Suncorp unveils transformation-ready operating model, appoints new banking chief

Pressure from Covid and a devastating bushfire season has driven Suncorp to consolidate and streamline several core functions as well as make substantive personnel changes across its business, the Queensland financial services giant revealed in a recent update.
In an effort to “fast-track digital and automation capabilities and opportunities” across the group, Suncorp said it has moved to better align its strategy and technology functions, leveraging the Covid crisis “as an opportunity to speed up the pace of transformation”.

“Covid-19 has resulted in changes such as the faster adoption of digital channels by customers and new, more innovative and agile internal ways of working,” Suncorp group chief executive Steve Johnston said.

“It has changed our perspective on what is possible.

“We now need to seize this opportunity to speed up the execution of our priorities so we can continue to deliver for our people and customers, while growing returns and creating better outcomes for our shareholders.”

Though the company did not address its technology and transformation agenda in detail, Johnston stressed that it will be “customer-led, but… technology-enabled”.

“In addition to maintaining the availability and security of our multiple core systems, Suncorp’s CIO – as leader of the technology and transformation function – will drive a digital-first program of work across all businesses.

“This function will leverage our new ways of working and guide our digital and automation programs, working alongside our product and distribution teams in insurance, banking, and New Zealand.”

In a newly expanded role, Clive van Horen, previously a customer solutions chief at CBA, has been appointed to the recently vacated position of Suncorp’s chief executive, banking and wealth. The position was previously held by Lee Hatton, who left the business in May for BNPL outfit Afterpay after just three months in the role.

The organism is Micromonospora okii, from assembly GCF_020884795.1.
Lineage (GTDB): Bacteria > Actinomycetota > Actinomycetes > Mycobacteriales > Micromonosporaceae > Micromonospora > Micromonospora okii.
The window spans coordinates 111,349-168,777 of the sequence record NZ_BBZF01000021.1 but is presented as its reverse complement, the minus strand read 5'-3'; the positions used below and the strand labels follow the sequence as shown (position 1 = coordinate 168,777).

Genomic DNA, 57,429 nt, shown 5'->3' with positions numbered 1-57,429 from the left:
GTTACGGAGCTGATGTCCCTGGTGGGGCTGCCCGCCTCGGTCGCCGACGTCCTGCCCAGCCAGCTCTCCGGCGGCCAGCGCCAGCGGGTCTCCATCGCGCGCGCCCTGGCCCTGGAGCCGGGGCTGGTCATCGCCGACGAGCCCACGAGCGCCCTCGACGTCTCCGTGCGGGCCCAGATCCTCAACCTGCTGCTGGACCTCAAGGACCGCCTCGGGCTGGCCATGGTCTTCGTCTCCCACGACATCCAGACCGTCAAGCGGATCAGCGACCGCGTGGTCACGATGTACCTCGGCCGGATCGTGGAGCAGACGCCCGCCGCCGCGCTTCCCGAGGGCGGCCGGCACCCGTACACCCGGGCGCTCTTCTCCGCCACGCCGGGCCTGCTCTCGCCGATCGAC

Under Suncorp’s operating model revisions, van Horen’s banking and wealth function will expand its remit considerably, assuming control over all banking and wealth operations, including customer strategy, finance, marketing and digital distribution, with several functions being pulled back from centralised teams.

Suncorp said the move would deliver “greater end-to-end operational accountability… [and] drive improved performance”.

“The changes are aimed at improving the competitiveness of the bank through faster decision making, greater digital capability and the ability to address the direct expense base. Where it makes sense, functions (such as IT infrastructure) will remain at Group level.”

With the banking and wealth division’s expanded task sheet, Suncorp has also seen to disbanding its short-lived ‘customer and digital’ function, with the recently appointed chief information officer, Adam Bennett, now assuming responsibility for group technology infrastructure, data governance and strategy, security, group strategy and transformation.

Bennett joins the business from today.

Lasting less than a year, the customer and digital function was hastily formed mid-last year following the sudden departure of Pip Marlow, who spearheaded the now indefinitely stalled customer marketplace initiative.